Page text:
Prime Minister Jacinda Ardern hopes increases to the minimum wage and Family Tax Credits, and the upcoming Winter Energy Payment, will ease cost of living pressures.
Ardern has been under pressure this week to admit that three-decade-high consumer prices is a "cost of living crisis", with fruit and vegetables up 15 percent, rents up 6 percent and unleaded petrol now $3 per litre in some areas.
Adding to the pressure, the United States has banned Russian oil imports in response to the Ukraine invasion, prompting President Joe Biden to warn that gas prices are likely to rise.
"We import from Singapore, South Korea and Japan and we haven't imported from Russia since January 2021, so it's not something relevant to New Zealand," Ardern said on Wednesday.
"One thing that I will comment on though is that we are concerned that whilst all these moves are necessary to send a very strong message to Russia about their actions in Ukraine, it will inevitably have a knock-on effect around energy prices around the world and New Zealand will not be immune to that.
"We are deeply concerned about the impact. Already we're in a place where economic recovery from COVID, supply constraints and now the war, means that we have a perfect storm that everyone is experiencing and New Zealand is not alone in that.
"We are of course looking to the changes that are coming in April: the increase in the Family Tax Credit, the increase in the minimum wage, we've got the Winter Energy Payment coming. All of those will help with easing the pressure but we continue to think about what we can do to particularly support middle-income earners during this time."
From April, almost 350,000 families will get an extra $20 a week as part of increases to Family Tax Credits, aimed at families on the lowest incomes. Also in April, the minimum wage will rise from $20 per hour to $21.20. Then in May, the Winter Energy Payment returns.
Beneficiaries will also get another $20 boost in April, the second consecutive increase as part of a $3.3 billion package in Budget 2021. The Government already increased the benefit by $25 a week in 2020.
Ardern in Parliament on Wednesday argued that her approach to helping low and middle-income families was better than National's proposal to lift income tax brackets by just over 11.5 percent, to match the 11.5 percent increase in the cost of living over the last four years.
The most typical salary in New Zealand is about $55,000, according to the Average Salary Survey. Those earning $55,000 would save about $800 a year if National's tax changes were applied. But someone earning $45,000 would only get about $112.
National Party deputy leader Nicola Willis said on Wednesday she was "really concerned" about inflation and how much it's costing at the pump.
"This is a major cost of living crisis that New Zealanders are experiencing and we again call on the Government to show New Zealanders some relief."
ACT leader David Seymour said the Ukraine crisis will likely "cost a fortune".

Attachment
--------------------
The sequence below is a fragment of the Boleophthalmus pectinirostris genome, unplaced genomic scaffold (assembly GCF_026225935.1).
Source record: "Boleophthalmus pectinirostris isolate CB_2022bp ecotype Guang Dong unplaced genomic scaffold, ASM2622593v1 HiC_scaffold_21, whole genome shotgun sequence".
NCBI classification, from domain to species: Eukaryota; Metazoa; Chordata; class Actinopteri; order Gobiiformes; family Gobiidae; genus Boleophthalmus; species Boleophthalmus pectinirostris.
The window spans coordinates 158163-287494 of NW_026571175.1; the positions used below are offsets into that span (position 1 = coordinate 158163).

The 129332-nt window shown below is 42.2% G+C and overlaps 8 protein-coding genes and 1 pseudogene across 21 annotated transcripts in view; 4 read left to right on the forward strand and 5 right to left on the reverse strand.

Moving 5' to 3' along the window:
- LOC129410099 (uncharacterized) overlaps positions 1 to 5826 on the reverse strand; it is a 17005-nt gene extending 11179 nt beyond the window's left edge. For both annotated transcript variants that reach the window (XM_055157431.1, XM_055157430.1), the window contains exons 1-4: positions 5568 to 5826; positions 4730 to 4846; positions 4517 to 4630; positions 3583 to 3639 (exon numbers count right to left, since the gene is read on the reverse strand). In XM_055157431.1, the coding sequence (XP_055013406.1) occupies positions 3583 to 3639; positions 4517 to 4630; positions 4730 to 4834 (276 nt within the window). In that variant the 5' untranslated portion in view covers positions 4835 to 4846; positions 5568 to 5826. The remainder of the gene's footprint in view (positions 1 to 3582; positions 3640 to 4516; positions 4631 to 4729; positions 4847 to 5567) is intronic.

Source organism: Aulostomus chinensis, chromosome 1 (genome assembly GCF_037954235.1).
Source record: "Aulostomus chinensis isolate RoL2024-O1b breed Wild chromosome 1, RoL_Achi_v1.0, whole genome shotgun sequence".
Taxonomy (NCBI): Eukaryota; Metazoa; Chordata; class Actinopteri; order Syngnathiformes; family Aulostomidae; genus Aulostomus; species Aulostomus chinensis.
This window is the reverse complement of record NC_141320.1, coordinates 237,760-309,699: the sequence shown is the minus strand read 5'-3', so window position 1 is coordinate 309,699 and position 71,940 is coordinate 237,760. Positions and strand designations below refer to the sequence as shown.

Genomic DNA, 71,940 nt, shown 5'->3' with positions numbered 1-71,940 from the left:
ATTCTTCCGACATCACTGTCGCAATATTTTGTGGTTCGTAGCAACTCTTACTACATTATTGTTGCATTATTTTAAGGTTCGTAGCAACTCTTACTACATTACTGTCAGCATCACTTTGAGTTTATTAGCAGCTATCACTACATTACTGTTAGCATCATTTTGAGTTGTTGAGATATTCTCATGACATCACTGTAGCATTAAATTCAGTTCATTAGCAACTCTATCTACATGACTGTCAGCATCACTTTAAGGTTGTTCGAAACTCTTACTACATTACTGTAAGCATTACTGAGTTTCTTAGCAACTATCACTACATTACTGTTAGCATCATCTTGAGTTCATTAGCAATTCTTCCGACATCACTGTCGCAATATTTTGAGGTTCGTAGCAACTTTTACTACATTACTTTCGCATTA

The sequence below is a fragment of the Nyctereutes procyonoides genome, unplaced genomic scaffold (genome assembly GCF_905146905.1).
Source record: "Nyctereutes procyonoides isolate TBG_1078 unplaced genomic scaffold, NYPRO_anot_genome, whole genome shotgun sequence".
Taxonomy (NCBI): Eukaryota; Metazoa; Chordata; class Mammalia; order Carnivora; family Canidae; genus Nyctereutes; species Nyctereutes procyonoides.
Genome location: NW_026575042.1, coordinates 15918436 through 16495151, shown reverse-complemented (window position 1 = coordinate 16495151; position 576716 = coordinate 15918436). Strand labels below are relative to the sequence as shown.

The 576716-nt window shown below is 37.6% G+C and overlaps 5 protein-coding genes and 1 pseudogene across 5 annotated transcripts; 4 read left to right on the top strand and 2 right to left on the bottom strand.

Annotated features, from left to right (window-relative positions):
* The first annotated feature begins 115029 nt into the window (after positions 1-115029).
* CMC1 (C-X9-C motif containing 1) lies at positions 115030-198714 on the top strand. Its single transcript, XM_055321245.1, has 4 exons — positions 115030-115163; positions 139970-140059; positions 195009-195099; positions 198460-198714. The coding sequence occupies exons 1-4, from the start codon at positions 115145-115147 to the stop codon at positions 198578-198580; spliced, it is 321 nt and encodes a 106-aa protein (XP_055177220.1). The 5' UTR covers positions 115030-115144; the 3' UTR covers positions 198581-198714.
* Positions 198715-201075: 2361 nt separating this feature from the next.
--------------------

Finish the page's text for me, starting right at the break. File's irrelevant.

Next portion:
"The question is how much is the Government going to take from the cost of living crisis? Every time the price of petrol goes up a dollar, the Government takes 15 cents extra in GST.
"The real question is, is the Government going to give tax relief or is it going to be happy to keep profiting off rising prices New Zealanders pay at the pump and checkout?"
Ardern said inflation was a symptom of global pressures.
"Right now, I absolutely accept that New Zealand alongside the UK, alongside the United States, Scotland, Ireland - all report the impact of the increasing cost of living as a result of an increase in inflation and add to that the war in Ukraine, which is putting pressure on energy prices," she said in Parliament.
"We're all experiencing that. The debate we're having in this House is whether or not a cut to the top tax rate as the member is proposing which would come at a cost of $600 million is the answer."
Ardern pointed out that, while inflation is currently higher than wage growth, since Q1 2018, wages have increased at an average annual rate of 3.5 percent and inflation has averaged 2.2 percent over the same period.
"What we're of course acknowledging is the experience we're having right now as a result of the simultaneous COVID recovery going on around the world, the extra demand and shortages in supply and add to that a war, is causing a range of pressure for households.
"We are committed to trying to ease that pressure."
But the worst could still be yet to come.
ASB Bank chief economist Nick Tuffley predicts that consumer price inflation will likely exceed 7 percent in the first half of this year.
"Rising fuel prices are already being felt around the world and are adding to transport costs and already pressuring stretched global supply chains."
Tuffley anticipates "a steady sequence" of interest rate hikes by the Reserve Bank as it tries to ease inflation, which will add additional financial pressure to homeowners with mortgages.
The Official Cash Rate (OCR) hit 1 percent last month, up from the historically low 0.25 percent setting imposed at the start of COVID-19 to stimulate the economy.
The 25-basis-point OCR hike would cost the average mortgage holder an extra $825 a year, or $16 a week, according to Reserve Bank Governor Adrian Orr.
ANZ and Westpac's economists pick the OCR to hit 3 percent around the middle of next year, while ASB is picking 2.75 percent in early 2023.